United Nations Secretary General Ban Ki-moon on Monday defended the results of the Copenhagen climate change talks as a significant step toward a binding agreement on reducing greenhouse gas emissions.
He made the comments to reporters on Monday in response to criticism from world leaders that the process was flawed.
Coming up with an accord member states could agree on was "quite difficult," Ban said, but he said he was encouraged by the results.
"It is not perfect at this time, but it was a very important and very significant step forward," he said.
The three-page Copenhagen accord, put forward by a U.S.-led group of five nations — including China, India, Brazil and South Africa — recognizes that an increase in global temperature should be kept to two degrees Celsius — the threshold that UN scientists say is needed to avert serious climate change.
But the accord is not legally binding and has no long-term global targets for emissions cuts.
It also promises to deliver $30 billion US in aid over the next three years to help developing nations reduce emissions.
Although the agreement was not formally approved, the conference president said that delegates at a late-night plenary session agreed to "take note" of the document, or recognize that it exists.
Ban urged all countries to sign on to the accord and work toward making it a binding agreement next year.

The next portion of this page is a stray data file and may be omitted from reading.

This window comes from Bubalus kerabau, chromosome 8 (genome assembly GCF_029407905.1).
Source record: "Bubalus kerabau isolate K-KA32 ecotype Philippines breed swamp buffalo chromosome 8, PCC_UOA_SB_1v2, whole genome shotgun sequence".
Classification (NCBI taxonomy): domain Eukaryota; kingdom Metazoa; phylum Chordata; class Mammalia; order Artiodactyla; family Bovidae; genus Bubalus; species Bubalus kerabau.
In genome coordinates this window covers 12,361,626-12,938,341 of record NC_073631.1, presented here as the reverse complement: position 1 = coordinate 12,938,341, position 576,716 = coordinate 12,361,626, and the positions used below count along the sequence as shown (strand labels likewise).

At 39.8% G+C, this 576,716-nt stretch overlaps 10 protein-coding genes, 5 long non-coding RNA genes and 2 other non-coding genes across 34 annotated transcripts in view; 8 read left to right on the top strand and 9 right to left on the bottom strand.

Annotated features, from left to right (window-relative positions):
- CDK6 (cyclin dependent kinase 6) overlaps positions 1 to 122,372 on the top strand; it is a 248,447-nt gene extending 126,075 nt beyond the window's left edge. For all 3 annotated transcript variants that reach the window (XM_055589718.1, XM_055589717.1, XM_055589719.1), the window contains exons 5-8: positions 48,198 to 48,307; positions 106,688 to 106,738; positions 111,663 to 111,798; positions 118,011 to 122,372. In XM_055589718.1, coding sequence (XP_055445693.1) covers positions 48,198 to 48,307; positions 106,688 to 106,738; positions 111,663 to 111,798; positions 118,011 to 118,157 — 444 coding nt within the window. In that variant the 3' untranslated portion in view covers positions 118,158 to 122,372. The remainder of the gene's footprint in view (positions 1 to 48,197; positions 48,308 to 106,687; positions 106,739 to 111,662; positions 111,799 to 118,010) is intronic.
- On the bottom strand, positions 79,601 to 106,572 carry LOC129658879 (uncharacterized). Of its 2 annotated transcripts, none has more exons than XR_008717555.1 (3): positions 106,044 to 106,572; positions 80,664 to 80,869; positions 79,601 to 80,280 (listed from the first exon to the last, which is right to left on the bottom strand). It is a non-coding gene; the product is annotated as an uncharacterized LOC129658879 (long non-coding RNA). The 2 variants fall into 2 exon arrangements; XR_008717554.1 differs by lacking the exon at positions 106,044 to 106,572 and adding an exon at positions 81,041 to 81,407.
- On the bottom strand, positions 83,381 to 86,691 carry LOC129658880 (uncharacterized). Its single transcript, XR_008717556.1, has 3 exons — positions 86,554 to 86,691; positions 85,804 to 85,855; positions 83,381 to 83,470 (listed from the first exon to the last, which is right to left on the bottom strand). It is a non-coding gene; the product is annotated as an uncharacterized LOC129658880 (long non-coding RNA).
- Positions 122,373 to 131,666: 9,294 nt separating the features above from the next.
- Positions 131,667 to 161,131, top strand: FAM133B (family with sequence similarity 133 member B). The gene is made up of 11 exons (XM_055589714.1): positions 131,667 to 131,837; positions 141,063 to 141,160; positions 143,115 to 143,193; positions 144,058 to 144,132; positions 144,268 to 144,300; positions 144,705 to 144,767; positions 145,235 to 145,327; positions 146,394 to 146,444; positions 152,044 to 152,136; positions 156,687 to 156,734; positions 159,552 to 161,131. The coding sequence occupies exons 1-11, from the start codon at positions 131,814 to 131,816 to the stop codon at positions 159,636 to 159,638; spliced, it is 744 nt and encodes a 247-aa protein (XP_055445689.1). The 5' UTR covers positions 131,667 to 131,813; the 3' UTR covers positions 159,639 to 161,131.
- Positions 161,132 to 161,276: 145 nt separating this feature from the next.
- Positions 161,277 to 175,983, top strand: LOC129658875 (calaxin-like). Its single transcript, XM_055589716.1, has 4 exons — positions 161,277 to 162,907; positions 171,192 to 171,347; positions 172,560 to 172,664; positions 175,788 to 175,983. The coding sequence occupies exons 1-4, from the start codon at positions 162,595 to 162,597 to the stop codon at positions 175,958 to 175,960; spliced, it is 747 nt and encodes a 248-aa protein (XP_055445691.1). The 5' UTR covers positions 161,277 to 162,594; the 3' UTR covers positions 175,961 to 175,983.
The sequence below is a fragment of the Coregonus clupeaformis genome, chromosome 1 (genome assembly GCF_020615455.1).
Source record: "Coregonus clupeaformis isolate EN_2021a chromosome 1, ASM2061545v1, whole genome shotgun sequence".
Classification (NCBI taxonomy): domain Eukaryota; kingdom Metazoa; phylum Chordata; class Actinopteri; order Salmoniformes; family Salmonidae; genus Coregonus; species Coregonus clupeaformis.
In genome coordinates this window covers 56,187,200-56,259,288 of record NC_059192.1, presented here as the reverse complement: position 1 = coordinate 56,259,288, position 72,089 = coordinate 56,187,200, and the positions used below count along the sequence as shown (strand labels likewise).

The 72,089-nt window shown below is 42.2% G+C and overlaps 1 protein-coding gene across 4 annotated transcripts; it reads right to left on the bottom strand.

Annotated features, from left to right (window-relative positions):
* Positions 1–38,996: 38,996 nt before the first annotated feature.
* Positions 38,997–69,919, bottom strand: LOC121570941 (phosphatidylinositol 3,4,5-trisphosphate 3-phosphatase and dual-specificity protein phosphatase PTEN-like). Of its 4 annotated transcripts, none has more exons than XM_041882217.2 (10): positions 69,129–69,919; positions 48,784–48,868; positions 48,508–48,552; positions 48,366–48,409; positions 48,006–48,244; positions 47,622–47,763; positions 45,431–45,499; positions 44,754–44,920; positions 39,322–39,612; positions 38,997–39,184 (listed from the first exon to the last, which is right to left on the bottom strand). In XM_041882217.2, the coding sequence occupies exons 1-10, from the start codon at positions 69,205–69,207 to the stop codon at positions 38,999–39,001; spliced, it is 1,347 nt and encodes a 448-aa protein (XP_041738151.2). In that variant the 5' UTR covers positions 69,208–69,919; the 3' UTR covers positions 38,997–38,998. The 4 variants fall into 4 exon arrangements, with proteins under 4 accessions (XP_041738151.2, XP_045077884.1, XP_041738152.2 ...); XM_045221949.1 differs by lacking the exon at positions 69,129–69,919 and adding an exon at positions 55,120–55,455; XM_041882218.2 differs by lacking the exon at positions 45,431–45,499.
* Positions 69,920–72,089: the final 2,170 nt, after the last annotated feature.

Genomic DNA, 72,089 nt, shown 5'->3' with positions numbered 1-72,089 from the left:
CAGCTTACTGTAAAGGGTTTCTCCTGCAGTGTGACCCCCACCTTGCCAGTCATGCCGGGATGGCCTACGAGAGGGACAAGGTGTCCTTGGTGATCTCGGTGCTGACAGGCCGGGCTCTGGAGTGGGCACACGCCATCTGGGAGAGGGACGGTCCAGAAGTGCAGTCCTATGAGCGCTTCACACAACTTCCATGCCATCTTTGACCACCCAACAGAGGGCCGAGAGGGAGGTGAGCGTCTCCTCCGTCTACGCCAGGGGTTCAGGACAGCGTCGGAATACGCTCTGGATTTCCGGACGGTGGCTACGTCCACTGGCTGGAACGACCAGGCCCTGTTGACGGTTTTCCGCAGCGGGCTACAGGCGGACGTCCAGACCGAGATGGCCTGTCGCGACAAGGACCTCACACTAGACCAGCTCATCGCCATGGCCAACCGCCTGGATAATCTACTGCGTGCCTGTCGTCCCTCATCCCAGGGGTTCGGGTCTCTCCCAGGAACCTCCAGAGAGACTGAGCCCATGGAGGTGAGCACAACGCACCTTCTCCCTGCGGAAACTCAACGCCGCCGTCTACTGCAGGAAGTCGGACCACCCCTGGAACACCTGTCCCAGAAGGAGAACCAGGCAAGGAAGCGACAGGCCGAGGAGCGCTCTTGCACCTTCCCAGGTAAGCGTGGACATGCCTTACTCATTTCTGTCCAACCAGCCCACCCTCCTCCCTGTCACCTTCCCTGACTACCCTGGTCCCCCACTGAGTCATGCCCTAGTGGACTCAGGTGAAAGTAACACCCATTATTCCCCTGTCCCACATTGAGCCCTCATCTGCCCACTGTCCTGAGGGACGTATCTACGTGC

Finger-pointing after summit
Though Ban was optimistic, the Copenhagen talks revealed deep divisions in the international community.
Several countries, including Bolivia, Cuba, Nicaragua, Venezuela and Sudan, called the accord unacceptable and said it had not been reached through a proper process.
British Prime Minister Gordon Brown said Monday that some countries held the summit under ransom with their demands. Although Brown did not name names, his representative at the talks, Ed Miliband, said China led a group of countries that "hijacked" the negotiations and prevented the establishment of emission-reduction targets.
Brazilian President Luiz Inacio Lula da Silva also took a shot at the United States on Monday, saying its stance at one point prompted many European nations and Japan to reconsider implementing the Kyoto Protocol.
The UN had hoped the Copenhagen talks could come up with an agreement that could replace Kyoto, which is set to expire in 2012.
Danish Prime Minister Lars Loekke Rasmussen, who hosted the summit, complained that lower-level negotiators failed to make enough headway in nearly two weeks of talks, leaving much of the work to be done by leaders at the end of the summit.